- TERMINATION– This clause helps both parties, as it ensures that the employee knows which activities are required and which are forbidden, thus rendering a serious breach less likely. The labour law of the particular jurisdiction should be consulted to ensure that the terms of the agreement do not contradict legal requirements. Employment ‘at will’ agreement may provide that either party can terminate the agreement for a good cause after giving a notice of ‘x’ days to the other party.
- CONFIDENTIALITY– The agreement should contain terms regarding how the employee will treat any confidential information in connection with the employer’s business so that the employer’s confidential information is not at a risk of being misused or getting in the wrong hands or disclosed to competitors.
- NON-COMPETE AND NON-SOLICIT– Non-compete clause prohibits the employee from engaging in similar employment for a specified period of time within a certain geographical area. Non-solicit clause prohibits the departing employee from actively soliciting his/her former employer’s clients. However, it is important to note that if any restrictive covenant goes beyond what is reasonably required to protect the employer’s proprietary interests-client relationships, confidential pricing information, client lists, and such, the courts will not enforce the clause. Therefore, the clauses must be carefully structured and analyzed in order to prevent future disputes.
- DISPUTE RESOLUTION– To minimize the time and expense of a courtroom, the employment agreement should specify arbitration as a dispute resolution process. This clause should be mutually agreed upon by the parties to avoid disputes in future when one party perceives that arbitration will work to the advantage of the other party. For better clarity, the following details should be included in the arbitration clause:
- Whether the arbitration will be binding.
- Where the arbitration will occur.
- Which arbitration rules will apply (e.g. The Arbitration and Conciliation Act, 1999).
- Who will bear the costs (generally, both parties).
- How the costs will be allocated.
In addition to the clauses mentioned above, some common drafting errors that need to be considered are:
- OUT OF DATE– One should make sure that the employment agreement is not out of date and in line with current legislation. In case of any changes in the employment law, it’s vital to check that the agreement is checked on a regular basis to ensure that it complies with prevailing requirements.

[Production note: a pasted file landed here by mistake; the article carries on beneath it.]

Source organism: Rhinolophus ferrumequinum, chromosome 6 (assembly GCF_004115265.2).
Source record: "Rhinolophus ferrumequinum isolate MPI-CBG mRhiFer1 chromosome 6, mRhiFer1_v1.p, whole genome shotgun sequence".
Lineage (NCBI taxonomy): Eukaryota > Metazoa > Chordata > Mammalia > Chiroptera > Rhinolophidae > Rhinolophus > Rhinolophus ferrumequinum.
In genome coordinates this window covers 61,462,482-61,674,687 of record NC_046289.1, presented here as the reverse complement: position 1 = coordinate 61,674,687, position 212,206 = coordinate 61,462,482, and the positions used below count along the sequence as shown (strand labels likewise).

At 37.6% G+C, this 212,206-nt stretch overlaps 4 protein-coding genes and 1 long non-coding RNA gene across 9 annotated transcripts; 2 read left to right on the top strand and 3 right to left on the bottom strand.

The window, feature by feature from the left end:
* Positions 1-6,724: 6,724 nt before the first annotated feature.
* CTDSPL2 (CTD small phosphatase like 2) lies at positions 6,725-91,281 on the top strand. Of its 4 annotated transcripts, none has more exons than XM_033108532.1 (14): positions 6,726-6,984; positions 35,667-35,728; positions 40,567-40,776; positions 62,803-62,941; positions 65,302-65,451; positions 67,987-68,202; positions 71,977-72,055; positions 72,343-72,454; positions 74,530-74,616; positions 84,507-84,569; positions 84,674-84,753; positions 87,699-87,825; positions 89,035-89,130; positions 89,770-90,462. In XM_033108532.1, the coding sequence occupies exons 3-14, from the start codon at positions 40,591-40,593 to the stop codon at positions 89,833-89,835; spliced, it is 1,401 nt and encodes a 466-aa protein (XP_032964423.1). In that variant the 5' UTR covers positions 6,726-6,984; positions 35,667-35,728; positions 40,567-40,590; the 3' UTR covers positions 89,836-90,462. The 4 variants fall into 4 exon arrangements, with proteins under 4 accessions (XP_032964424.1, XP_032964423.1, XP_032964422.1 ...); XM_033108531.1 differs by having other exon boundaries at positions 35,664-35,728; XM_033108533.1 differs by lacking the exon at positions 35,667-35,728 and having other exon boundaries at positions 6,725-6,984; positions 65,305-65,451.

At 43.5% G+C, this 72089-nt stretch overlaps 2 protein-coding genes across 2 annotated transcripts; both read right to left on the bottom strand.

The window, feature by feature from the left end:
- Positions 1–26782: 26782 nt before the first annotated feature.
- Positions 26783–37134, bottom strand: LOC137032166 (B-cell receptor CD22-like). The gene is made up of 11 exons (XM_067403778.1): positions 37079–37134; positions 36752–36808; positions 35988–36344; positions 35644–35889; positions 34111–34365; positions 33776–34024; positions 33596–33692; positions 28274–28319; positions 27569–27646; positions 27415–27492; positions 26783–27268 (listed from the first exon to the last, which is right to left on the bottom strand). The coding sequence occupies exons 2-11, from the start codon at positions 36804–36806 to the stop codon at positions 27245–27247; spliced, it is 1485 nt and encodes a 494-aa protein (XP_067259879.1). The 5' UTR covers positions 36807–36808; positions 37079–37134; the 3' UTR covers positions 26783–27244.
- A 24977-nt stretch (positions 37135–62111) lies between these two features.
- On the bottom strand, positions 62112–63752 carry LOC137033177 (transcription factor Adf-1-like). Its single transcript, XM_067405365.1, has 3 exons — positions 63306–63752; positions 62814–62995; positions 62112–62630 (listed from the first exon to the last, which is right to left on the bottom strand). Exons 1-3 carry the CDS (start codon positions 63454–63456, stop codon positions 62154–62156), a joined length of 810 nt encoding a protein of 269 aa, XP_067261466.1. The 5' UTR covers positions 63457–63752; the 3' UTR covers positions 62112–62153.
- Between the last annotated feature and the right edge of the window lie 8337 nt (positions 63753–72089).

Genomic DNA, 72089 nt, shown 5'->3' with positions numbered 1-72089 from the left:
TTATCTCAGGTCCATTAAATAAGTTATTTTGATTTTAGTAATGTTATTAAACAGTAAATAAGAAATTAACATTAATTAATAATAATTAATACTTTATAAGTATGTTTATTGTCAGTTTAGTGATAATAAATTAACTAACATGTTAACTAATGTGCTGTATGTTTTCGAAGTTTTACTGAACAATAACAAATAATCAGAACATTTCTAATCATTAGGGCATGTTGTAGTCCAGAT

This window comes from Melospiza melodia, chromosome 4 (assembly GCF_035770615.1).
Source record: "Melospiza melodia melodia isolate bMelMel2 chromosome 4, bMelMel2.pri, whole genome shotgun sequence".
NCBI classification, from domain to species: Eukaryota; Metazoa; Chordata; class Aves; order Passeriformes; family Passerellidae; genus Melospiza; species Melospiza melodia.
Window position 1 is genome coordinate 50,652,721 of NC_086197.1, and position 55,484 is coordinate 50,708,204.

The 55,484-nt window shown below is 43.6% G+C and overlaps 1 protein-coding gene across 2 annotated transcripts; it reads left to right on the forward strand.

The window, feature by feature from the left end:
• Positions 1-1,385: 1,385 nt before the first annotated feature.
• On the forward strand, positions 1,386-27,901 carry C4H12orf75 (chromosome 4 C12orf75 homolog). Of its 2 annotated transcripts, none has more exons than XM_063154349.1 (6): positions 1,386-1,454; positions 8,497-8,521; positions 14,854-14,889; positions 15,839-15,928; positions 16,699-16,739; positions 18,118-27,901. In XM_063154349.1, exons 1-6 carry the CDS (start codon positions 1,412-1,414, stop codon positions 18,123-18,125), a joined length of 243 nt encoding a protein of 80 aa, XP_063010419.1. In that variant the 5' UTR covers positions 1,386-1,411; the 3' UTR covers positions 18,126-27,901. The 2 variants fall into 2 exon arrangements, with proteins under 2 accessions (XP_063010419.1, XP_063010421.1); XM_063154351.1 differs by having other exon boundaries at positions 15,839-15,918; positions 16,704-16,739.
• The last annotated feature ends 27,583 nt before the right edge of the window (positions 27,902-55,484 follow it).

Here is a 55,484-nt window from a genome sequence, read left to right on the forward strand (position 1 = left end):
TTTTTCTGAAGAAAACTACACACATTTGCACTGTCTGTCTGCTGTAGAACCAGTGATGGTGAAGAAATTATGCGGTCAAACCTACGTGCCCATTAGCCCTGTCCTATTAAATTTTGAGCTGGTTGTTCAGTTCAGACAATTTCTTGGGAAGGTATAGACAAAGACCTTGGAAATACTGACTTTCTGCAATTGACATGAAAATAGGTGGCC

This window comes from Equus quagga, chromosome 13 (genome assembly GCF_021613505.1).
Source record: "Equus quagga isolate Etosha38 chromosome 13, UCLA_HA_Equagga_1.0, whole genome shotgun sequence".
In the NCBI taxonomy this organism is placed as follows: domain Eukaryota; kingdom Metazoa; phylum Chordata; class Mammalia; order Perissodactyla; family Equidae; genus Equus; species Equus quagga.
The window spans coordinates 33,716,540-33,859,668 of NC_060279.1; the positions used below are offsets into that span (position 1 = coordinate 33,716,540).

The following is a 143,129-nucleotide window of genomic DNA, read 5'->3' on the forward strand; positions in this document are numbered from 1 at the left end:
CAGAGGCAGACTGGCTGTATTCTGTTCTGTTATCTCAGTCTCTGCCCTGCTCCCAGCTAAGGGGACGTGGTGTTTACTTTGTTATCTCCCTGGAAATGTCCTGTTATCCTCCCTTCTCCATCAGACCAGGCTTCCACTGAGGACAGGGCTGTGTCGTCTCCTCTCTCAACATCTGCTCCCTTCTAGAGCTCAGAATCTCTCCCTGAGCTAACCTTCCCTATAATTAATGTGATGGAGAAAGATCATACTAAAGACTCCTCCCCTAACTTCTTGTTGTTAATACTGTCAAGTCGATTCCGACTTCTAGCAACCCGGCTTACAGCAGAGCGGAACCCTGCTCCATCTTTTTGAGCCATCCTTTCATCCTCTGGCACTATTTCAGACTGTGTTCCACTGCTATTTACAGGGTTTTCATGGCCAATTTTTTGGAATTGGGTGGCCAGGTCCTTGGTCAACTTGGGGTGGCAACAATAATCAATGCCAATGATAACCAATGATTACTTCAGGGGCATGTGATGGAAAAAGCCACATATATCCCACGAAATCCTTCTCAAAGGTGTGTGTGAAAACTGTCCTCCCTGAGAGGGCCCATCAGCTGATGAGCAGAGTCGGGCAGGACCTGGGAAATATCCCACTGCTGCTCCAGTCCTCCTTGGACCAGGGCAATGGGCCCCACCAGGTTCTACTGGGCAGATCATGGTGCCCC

- IRRELEVANT– A standard contract (template from the internet) or one sourced from another business, may not meet the specific requirements of every unique business. Therefore, to make the employment agreement effective, one should modify the draft according to the needs of the business in question.
- LACK OF CLARITY– One may have included all the information needed, but the exact meaning of clauses is vague, ambiguous, misleading or even completely indecipherable. Therefore, the use of plain and clear language is recommended to avoid confusion.
Advantages of an employment agreement
The following are the advantages of an employment agreement-
- Job security for the employee and labour certainty for the employer– Guaranteeing job to the employee and staff to the employer is one of the most important purposes of an employment agreement.
- Clearly defines duties and benefits: No wondering about the responsibilities included in the job, the compensation or benefits, as they are spelt out in the contract.
- Protects both parties- The agreement is binding on both employer and employee.
- Best way to maintain trade secrets or confidentiality for the employer– Through the confidentiality clause or Non-disclosure agreement.
Disadvantages of an employment agreement
The following are the disadvantages of an employment agreement:
- Limits flexibility- Once the employee is hired under the agreement, he/she can’t just quit if they feel like it, and the employer can’t just let them go if they decide they don’t need them anymore.
- Legal consequences that can arise in case of breach: As the agreement creates a promise to act fairly when dealing within the employer-employee relationship, there are legal consequences for breaking the terms of the agreement.
- Can only be altered through renegotiation: Both sides must agree to any changes to the original agreement.
Breach of the employment agreement
If the employer or the employee breaches any of the terms of the agreement, the non-breaching party could be entitled to damages and may enforce the agreement in court. The remedies to the breach depend on the type of agreement, as well as the central focus of the breach. If a breach involves failure to pay the salary, remedies may include a monetary damages award paid by the employer to the employee to reimburse the employee for the missing salary.
An employment agreement is accordingly an essential component of the employment relationship. We have seen certain clauses which need to be scrutinized in order to avoid future disputes between the employer company and the employee. Such clauses should also be tailored according to the individual business, in order to secure maximum business protection. Last but not the least, every employment agreement must be reviewed by the employee before signing to avoid the consequences of not holding up your end of the bargain.